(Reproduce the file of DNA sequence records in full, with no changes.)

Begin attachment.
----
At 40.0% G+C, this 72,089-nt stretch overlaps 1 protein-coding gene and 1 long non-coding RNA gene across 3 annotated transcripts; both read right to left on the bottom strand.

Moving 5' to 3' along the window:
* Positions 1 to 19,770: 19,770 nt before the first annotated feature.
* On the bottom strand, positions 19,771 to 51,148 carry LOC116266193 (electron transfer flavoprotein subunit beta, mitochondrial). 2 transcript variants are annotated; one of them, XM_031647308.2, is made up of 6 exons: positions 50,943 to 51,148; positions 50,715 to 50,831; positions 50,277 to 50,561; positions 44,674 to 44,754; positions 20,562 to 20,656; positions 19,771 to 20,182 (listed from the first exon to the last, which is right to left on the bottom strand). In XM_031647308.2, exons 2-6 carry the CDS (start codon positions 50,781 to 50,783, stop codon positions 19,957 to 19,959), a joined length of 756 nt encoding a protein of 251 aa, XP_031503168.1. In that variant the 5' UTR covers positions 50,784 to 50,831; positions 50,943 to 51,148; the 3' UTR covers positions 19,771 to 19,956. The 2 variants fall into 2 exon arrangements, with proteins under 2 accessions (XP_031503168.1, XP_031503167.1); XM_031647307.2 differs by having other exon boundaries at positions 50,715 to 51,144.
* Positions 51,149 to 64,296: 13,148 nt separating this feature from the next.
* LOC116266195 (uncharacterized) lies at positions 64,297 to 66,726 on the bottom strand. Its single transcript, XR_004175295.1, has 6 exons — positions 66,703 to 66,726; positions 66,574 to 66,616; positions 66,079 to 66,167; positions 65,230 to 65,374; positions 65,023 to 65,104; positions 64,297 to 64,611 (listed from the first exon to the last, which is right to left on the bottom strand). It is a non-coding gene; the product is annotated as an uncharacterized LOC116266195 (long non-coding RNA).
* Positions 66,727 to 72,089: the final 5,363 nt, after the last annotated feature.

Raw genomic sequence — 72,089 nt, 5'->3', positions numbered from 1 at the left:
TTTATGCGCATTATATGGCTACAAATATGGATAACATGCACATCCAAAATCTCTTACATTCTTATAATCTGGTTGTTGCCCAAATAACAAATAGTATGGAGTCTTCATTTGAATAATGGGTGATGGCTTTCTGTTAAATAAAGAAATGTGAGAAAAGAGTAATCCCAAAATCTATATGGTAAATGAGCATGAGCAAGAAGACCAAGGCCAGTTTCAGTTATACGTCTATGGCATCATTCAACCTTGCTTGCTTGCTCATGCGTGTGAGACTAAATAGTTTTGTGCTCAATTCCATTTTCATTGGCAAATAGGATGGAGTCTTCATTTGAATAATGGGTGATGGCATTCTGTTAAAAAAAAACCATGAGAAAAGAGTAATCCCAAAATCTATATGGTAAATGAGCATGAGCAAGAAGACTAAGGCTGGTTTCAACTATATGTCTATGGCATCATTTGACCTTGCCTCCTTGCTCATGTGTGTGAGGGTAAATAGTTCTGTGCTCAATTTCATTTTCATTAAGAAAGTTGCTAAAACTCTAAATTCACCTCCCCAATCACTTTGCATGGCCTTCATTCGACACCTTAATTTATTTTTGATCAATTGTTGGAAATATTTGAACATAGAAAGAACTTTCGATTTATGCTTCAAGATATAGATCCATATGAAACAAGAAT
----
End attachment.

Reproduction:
At 40.0% G+C, this 72,089-nt stretch overlaps 1 protein-coding gene and 1 long non-coding RNA gene across 3 annotated transcripts; both read right to left on the bottom strand.

Moving 5' to 3' along the window:
* Positions 1 to 19,770: 19,770 nt before the first annotated feature.
* On the bottom strand, positions 19,771 to 51,148 carry LOC116266193 (electron transfer flavoprotein subunit beta, mitochondrial). 2 transcript variants are annotated; one of them, XM_031647308.2, is made up of 6 exons: positions 50,943 to 51,148; positions 50,715 to 50,831; positions 50,277 to 50,561; positions 44,674 to 44,754; positions 20,562 to 20,656; positions 19,771 to 20,182 (listed from the first exon to the last, which is right to left on the bottom strand). In XM_031647308.2, exons 2-6 carry the CDS (start codon positions 50,781 to 50,783, stop codon positions 19,957 to 19,959), a joined length of 756 nt encoding a protein of 251 aa, XP_031503168.1. In that variant the 5' UTR covers positions 50,784 to 50,831; positions 50,943 to 51,148; the 3' UTR covers positions 19,771 to 19,956. The 2 variants fall into 2 exon arrangements, with proteins under 2 accessions (XP_031503168.1, XP_031503167.1); XM_031647307.2 differs by having other exon boundaries at positions 50,715 to 51,144.
* Positions 51,149 to 64,296: 13,148 nt separating this feature from the next.
* LOC116266195 (uncharacterized) lies at positions 64,297 to 66,726 on the bottom strand. Its single transcript, XR_004175295.1, has 6 exons — positions 66,703 to 66,726; positions 66,574 to 66,616; positions 66,079 to 66,167; positions 65,230 to 65,374; positions 65,023 to 65,104; positions 64,297 to 64,611 (listed from the first exon to the last, which is right to left on the bottom strand). It is a non-coding gene; the product is annotated as an uncharacterized LOC116266195 (long non-coding RNA).
* Positions 66,727 to 72,089: the final 5,363 nt, after the last annotated feature.

Raw genomic sequence — 72,089 nt, 5'->3', positions numbered from 1 at the left:
TTTATGCGCATTATATGGCTACAAATATGGATAACATGCACATCCAAAATCTCTTACATTCTTATAATCTGGTTGTTGCCCAAATAACAAATAGTATGGAGTCTTCATTTGAATAATGGGTGATGGCTTTCTGTTAAATAAAGAAATGTGAGAAAAGAGTAATCCCAAAATCTATATGGTAAATGAGCATGAGCAAGAAGACCAAGGCCAGTTTCAGTTATACGTCTATGGCATCATTCAACCTTGCTTGCTTGCTCATGCGTGTGAGACTAAATAGTTTTGTGCTCAATTCCATTTTCATTGGCAAATAGGATGGAGTCTTCATTTGAATAATGGGTGATGGCATTCTGTTAAAAAAAAACCATGAGAAAAGAGTAATCCCAAAATCTATATGGTAAATGAGCATGAGCAAGAAGACTAAGGCTGGTTTCAACTATATGTCTATGGCATCATTTGACCTTGCCTCCTTGCTCATGTGTGTGAGGGTAAATAGTTCTGTGCTCAATTTCATTTTCATTAAGAAAGTTGCTAAAACTCTAAATTCACCTCCCCAATCACTTTGCATGGCCTTCATTCGACACCTTAATTTATTTTTGATCAATTGTTGGAAATATTTGAACATAGAAAGAACTTTCGATTTATGCTTCAAGATATAGATCCATATGAAACAAGAAT